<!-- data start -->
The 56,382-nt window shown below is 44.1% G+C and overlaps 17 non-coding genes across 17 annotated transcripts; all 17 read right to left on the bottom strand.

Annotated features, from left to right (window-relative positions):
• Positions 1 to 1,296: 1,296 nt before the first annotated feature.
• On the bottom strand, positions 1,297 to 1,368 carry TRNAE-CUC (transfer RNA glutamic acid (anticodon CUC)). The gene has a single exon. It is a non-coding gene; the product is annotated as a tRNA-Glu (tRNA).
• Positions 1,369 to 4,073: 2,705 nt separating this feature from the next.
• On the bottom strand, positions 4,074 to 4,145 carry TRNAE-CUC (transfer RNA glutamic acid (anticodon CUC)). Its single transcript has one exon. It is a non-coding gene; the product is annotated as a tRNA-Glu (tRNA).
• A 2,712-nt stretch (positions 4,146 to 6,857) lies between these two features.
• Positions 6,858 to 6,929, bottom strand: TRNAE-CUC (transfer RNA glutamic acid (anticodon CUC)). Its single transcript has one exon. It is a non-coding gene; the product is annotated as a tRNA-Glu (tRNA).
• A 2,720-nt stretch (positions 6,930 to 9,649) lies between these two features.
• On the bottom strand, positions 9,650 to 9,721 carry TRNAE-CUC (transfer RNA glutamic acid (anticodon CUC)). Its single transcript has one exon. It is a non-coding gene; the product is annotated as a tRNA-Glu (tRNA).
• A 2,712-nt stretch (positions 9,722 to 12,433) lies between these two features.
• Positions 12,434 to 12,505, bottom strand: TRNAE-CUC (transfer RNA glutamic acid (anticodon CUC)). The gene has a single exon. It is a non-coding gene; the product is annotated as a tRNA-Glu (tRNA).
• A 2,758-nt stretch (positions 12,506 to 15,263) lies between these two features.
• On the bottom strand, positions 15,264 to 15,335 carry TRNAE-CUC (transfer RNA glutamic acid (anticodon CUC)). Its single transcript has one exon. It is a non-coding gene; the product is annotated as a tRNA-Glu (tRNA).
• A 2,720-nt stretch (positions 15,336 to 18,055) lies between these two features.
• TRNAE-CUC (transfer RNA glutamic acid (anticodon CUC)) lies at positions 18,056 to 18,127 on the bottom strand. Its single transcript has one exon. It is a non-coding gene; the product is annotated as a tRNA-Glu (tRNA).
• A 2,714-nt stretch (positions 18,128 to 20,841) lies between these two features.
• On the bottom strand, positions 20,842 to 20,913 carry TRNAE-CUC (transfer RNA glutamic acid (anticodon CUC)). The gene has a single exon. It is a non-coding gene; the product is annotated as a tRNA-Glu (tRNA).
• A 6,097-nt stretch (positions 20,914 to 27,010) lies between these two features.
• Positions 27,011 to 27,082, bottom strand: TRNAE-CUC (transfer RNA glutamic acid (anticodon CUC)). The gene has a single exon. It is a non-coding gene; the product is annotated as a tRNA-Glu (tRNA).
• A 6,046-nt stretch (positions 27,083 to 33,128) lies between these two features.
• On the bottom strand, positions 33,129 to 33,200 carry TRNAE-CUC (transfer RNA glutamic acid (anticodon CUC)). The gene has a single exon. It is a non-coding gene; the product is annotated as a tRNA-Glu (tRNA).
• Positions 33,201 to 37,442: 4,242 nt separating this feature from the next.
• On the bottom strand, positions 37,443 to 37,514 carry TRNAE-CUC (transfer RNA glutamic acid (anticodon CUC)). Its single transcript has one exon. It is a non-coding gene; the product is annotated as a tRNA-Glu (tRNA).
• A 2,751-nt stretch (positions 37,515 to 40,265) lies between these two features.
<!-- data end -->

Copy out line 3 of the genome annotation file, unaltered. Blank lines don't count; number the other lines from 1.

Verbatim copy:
• Positions 1 to 1,296: 1,296 nt before the first annotated feature.